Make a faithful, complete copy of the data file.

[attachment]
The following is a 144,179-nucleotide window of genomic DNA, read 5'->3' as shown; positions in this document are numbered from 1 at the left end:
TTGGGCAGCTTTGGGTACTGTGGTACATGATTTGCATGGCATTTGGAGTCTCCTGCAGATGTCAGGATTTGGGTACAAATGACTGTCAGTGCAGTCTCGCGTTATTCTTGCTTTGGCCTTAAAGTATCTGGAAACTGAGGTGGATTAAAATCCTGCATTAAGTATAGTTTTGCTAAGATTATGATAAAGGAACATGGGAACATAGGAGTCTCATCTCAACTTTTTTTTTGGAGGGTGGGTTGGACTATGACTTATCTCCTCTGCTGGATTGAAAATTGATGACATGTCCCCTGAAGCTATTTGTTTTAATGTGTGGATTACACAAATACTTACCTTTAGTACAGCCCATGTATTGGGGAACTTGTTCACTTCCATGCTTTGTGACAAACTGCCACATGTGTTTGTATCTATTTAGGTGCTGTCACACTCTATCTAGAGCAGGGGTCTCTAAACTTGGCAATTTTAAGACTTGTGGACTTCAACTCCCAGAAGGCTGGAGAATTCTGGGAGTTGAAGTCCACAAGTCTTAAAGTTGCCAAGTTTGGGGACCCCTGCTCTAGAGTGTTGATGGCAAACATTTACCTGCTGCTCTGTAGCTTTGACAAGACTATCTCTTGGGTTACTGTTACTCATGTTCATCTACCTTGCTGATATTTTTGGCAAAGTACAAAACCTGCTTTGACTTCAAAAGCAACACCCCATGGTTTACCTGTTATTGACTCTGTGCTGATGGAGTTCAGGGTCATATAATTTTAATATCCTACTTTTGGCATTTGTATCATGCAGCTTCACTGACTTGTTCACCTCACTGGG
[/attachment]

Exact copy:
The following is a 144,179-nucleotide window of genomic DNA, read 5'->3' as shown; positions in this document are numbered from 1 at the left end:
TTGGGCAGCTTTGGGTACTGTGGTACATGATTTGCATGGCATTTGGAGTCTCCTGCAGATGTCAGGATTTGGGTACAAATGACTGTCAGTGCAGTCTCGCGTTATTCTTGCTTTGGCCTTAAAGTATCTGGAAACTGAGGTGGATTAAAATCCTGCATTAAGTATAGTTTTGCTAAGATTATGATAAAGGAACATGGGAACATAGGAGTCTCATCTCAACTTTTTTTTTGGAGGGTGGGTTGGACTATGACTTATCTCCTCTGCTGGATTGAAAATTGATGACATGTCCCCTGAAGCTATTTGTTTTAATGTGTGGATTACACAAATACTTACCTTTAGTACAGCCCATGTATTGGGGAACTTGTTCACTTCCATGCTTTGTGACAAACTGCCACATGTGTTTGTATCTATTTAGGTGCTGTCACACTCTATCTAGAGCAGGGGTCTCTAAACTTGGCAATTTTAAGACTTGTGGACTTCAACTCCCAGAAGGCTGGAGAATTCTGGGAGTTGAAGTCCACAAGTCTTAAAGTTGCCAAGTTTGGGGACCCCTGCTCTAGAGTGTTGATGGCAAACATTTACCTGCTGCTCTGTAGCTTTGACAAGACTATCTCTTGGGTTACTGTTACTCATGTTCATCTACCTTGCTGATATTTTTGGCAAAGTACAAAACCTGCTTTGACTTCAAAAGCAACACCCCATGGTTTACCTGTTATTGACTCTGTGCTGATGGAGTTCAGGGTCATATAATTTTAATATCCTACTTTTGGCATTTGTATCATGCAGCTTCACTGACTTGTTCACCTCACTGGG